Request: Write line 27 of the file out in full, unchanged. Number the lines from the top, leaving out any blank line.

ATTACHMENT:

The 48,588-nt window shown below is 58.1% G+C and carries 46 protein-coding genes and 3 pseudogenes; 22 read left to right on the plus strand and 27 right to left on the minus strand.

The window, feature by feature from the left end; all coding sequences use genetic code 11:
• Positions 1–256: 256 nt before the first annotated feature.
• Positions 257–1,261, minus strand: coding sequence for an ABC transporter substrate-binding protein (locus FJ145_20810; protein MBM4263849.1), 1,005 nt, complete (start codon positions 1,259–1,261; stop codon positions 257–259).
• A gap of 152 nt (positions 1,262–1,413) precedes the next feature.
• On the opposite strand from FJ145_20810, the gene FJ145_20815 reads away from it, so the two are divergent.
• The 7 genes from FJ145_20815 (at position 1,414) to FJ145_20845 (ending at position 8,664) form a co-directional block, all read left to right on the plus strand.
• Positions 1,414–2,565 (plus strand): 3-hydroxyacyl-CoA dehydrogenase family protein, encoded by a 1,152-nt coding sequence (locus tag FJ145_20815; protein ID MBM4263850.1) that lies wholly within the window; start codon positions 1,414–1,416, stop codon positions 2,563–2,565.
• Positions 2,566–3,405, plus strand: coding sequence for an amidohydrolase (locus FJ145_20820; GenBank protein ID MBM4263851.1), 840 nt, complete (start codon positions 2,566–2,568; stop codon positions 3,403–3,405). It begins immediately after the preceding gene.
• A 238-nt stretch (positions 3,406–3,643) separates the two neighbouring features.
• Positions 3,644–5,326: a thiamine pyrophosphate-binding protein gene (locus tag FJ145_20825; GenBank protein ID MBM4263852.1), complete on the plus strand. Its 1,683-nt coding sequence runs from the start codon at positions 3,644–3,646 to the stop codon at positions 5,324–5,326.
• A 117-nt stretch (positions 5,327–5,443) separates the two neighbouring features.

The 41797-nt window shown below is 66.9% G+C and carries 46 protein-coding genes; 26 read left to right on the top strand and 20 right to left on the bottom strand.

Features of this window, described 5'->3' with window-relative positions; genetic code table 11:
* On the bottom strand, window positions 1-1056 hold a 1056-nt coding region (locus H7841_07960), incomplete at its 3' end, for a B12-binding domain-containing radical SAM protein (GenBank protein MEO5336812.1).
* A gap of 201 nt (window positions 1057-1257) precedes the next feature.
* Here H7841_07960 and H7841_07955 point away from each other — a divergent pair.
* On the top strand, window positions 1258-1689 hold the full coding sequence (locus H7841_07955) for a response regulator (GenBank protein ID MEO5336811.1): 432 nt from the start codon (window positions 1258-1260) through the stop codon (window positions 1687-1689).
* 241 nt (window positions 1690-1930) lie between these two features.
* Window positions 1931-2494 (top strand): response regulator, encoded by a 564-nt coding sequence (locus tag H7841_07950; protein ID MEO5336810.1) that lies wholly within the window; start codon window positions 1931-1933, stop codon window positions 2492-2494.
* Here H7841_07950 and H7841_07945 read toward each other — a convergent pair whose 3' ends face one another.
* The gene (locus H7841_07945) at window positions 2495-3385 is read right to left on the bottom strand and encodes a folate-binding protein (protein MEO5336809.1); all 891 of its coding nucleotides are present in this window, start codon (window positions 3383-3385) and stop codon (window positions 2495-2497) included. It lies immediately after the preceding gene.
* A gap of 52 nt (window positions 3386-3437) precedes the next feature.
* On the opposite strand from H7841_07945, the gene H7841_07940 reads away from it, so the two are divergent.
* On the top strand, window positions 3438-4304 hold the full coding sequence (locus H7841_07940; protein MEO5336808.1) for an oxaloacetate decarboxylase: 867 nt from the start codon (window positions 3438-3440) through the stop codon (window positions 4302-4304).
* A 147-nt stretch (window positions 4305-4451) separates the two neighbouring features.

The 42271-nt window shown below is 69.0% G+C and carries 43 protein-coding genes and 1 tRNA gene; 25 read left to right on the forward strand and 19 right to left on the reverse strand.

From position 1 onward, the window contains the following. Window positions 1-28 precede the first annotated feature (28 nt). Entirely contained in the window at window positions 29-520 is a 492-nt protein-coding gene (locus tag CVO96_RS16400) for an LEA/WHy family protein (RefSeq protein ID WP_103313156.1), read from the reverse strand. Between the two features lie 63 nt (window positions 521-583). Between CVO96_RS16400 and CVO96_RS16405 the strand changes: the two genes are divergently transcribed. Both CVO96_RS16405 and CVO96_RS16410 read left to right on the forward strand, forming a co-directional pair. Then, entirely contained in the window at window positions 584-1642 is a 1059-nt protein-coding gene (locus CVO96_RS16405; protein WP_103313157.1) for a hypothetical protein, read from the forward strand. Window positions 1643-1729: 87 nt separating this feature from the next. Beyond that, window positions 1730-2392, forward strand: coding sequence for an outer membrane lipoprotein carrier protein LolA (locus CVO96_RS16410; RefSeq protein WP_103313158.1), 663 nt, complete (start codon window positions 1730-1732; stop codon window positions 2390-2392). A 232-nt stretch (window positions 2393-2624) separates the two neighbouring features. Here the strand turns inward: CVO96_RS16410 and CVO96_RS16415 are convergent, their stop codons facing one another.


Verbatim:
The 42271-nt window shown below is 69.0% G+C and carries 43 protein-coding genes and 1 tRNA gene; 25 read left to right on the forward strand and 19 right to left on the reverse strand.